How to Deal with Difficult U3Aers

by Graeme Eggins

THE problem of “difficult” members is a question that comes up from time to time in U3A committee meetings but is rarely publicly discussed. Yet anyone who has been a U3A member for more than a couple of years has encountered members who are hard to handle. Of course, we all have to admit none of us is perfect either. Problem people can fall into any number of categories. Here’s just nine of the most common types you may encounter in U3A.


This is the egotist member who invariably hogs the limelight, meaning that quieter, more polite members miss out. In discussions such egotists tend to dominate, imposing their views though a combination of a loud voice, persistence and a hide thick enough to ignore fellow members’ needs In classes the “Look at me” person repeatedly asks the leader for help – she or he expects the tutor to ignore other students until their needs are met. A variant is the Selfish egotist. They misuse mobile phones in classes, grab more free handouts than they need, demand services that are not available in some venues (e.g. tea making facilities), and may misuse U3A and borrowed equipment because they “haven’t got time” to read instructions. Some have held important posts in business and have never reconciled to being a plain old retiree.


Talkers are disruptive in classes, as they often chat to their neighbour while the leader is presenting. They also like shouting irrelevant comments to the tutor. Talkers may also cause trouble within a group by gossiping about others during tea breaks.


This person needs help. They may be suffering from the first symptoms of Alzheimer’s or some other disease. They are frequently confused and tend to inadvertently become a focus of a class leader’s attention. Some don’t realise their balance, for example, is not as good as it used to be and can tempt fate in a crowded meeting room.


By definition, we U3Aers are over 50 and have impaired hearing and eyesight. A tiny minority may refuse to accept they have any physical limitations. They repeatedly shout “Speak up!” when sitting in the rear row of a meeting. They also complain about the projector screen/ whiteboard etc being hard to see.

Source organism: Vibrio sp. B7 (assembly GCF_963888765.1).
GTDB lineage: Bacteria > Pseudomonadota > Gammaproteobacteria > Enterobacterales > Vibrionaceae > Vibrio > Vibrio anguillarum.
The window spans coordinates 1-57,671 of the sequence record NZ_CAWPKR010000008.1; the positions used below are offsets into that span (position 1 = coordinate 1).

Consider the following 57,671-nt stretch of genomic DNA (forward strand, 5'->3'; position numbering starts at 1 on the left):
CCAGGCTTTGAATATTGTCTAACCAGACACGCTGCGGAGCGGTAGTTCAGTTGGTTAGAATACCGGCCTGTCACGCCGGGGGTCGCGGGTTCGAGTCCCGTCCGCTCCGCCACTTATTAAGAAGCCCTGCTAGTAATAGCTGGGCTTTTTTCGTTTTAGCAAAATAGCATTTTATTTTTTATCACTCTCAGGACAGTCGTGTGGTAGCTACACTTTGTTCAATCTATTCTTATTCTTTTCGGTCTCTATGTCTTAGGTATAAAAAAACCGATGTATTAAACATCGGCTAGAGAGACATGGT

A pendant is a member who constantly goes on about the need to observe every rule and regulation, to “tick all the boxes.” A pedant can be, but not always, a retired male teacher. This is not surprising given that “pedant” comes from the 14th century Italian source pedante meaning” schoolmaster”. The pedant loves raising points of order at AGMs.

DON’T ASK ME – I’M ON THE COMMITTEE (AKA the useless committee person)

Every research project ever done shows that getting members to serve on management committees is one of the most difficult challenges facing Australian U3As today. So it is not surprising that if a member says they will serve on committee, they are accepted immediately. Unfortunately a small percentage of such people do absolutely no work. They attend meetings but that’s all – they sit quietly, rarely offering any solutions to current problems. They invariably refer members’ queries to other committee members. Why are they there? You can only guess they like being “in the know”.


These people mostly emerge on management committees but only after they have become an office holder. They bide their time until they have real power. They tend to make major decisions without consulting the committee; whose real role they feel is to applaud their brilliance. Dictators tend to hate paperwork – “a lot of bumpf” – and if they do write to other organisations, may forget to give a copy to the Secretary.


Fault Finders, aka the White Ant Brigade, often exist in classes which have been running with the same people for years. They may see themselves as the intelligentsia of their U3A and enjoy criticising office holders. They invariably refuse to take on the responsibilities of the people they white ant. When confronted, they always blame others